He showed me to my room which had dove grey walls and lemon yellow curtains, 'The colours I am launching for next season’s collection, 'he informed me and, after tea on one of the terraces, served by a local young man to whom he must have given a Harley Davidson, he took me down to a basement where an elderly artisan was delicately tapping paper thin strips of gold onto an elaborate wrought iron frame.
 'As you well know I am Queen Sirikit of Thailand’s couturier,'  Balmain said to me, 'she pays me in gold leaf, and this gentleman is a Florentine goldsmith whom I employ to guild whatever I choose. This is part of a 15th century bed that belonged to one of the Medicis. By the time he has finished, it will be a quite superb piece suitable for my bedroom.
 I spent the week listening to my host, writing passages of the book, swimming in the pool, visiting the museum which had once been Bonaparte’s residence and eating very well.
 The day I was due to leave, Balmain suggested I should delay my return to England and join him on his drive back to Paris in the Cadillac, stopping in Florence on the way. It was of course an exceptional invitation, but I wanted to get back to Eve whose time was getting close.
 Pierre Balmain did not understand me preferring to go home to a domestic scene of childbirth to travelling with him through Italy and France. He was so nettled that he coldly bid me goodbye there and then, told me one of his gardeners would drive me to the ferry and went into his study closing the door. I never saw him again.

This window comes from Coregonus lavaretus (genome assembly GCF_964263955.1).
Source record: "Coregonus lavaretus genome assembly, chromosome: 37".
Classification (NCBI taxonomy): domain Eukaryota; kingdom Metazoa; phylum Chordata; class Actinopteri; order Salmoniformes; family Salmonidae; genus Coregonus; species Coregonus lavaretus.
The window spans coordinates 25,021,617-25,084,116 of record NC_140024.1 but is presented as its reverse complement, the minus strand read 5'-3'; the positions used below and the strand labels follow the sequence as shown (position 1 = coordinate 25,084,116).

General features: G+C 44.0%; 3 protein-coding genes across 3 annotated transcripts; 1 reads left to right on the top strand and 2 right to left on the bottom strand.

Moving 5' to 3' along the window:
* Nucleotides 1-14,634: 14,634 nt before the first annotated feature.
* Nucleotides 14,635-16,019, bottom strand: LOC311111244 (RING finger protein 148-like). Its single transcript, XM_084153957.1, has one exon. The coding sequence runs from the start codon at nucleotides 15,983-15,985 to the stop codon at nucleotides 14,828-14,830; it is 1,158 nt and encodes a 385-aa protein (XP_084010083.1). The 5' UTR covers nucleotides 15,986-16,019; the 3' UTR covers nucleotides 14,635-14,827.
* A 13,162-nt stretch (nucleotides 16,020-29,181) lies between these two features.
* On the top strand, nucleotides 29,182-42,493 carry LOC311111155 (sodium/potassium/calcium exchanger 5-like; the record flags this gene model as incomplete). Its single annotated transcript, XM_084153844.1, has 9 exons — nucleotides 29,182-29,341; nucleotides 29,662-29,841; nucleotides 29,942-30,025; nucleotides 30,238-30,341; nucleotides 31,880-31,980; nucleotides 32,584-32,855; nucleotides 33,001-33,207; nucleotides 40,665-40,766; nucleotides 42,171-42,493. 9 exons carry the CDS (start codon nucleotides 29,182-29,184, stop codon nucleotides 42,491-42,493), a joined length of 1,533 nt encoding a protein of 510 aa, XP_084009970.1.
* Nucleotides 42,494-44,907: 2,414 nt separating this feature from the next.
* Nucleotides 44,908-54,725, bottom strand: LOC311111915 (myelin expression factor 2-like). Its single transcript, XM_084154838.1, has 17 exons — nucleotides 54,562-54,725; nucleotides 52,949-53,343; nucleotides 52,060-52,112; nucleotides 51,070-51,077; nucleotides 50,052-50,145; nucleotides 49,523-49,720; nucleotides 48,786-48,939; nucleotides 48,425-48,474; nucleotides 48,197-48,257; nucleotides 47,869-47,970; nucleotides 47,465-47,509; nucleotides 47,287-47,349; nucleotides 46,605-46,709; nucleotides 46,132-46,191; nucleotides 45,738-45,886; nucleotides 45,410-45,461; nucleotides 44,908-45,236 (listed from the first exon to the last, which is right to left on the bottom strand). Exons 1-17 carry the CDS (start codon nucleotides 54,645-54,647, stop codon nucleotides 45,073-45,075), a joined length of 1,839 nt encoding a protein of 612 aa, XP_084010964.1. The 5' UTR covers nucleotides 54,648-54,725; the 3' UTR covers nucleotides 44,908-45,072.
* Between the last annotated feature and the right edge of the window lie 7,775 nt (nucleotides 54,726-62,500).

I sent him chapters during the following months. There was a long period of silence then, two years later, his autobiography was published, supposedly translated from the French by an American but bearing some similarity to the work I had done. I had been well rewarded financially and the week of extravagance I experienced on the Island of Elba had been an insight into a world I could never afford, unfortunately it triggered off a desire in me to be more fastidious about my surroundings and be richar than I could ever hope to be in the profession I had chosen. 

Balmain's house in the Island of Elba

Thursday, 20 September 2012


It took me a week of gazing out at the dark green turbulent sea through the salt stained windows of the Selsey Coastguard cottage before I hit the typewriter keys again to start on my second detective novel.
During that time of contemplation, I did not think creatively but dwelt on who I now was - a husband and father, therefore a family man with responsibilities, a freelance author but not that ambitious, a temporarily carefree individual with enough in the bank to feel secure providing I was not reckless. It was fortunate that Eve was equally content.
We had both flirted with a little fame, photographs in magazines, reviews in the press, flattering experiences that had been fun but not vital. We’d had our fill of cocktail parties, dinner parties, fashion shows, receptions, balls and the social whirl. Happiness for both of us was now old sweaters, jeans and gumboots, sitting on the windy beach with tiny Nick, cooking mussels picked from nearby rock pools and falling asleep to the sound of the waves lapping up against our bedroom wall.
 Eve started to paint, I started to write and Nicolas grew in size and mind, gurgled, sneezed, coughed, cried and became more lovable than ever, an unimaginable joy.
 But this idyllic life did not last.
 Unbelievably, Major Bill and Doris came down on our first weekend to check that their daughter and grandson had survived without a telephone, a supermarket, friends or acquaintances close by. They could not stay with us for there was no room, but they found a little hotel up the road and joined us for lunch and dinner during which they mapped out their plans for our future..
 Eve was incensed.
 'They are never going to leave us alone!' she shouted out to the sea one night after they had left.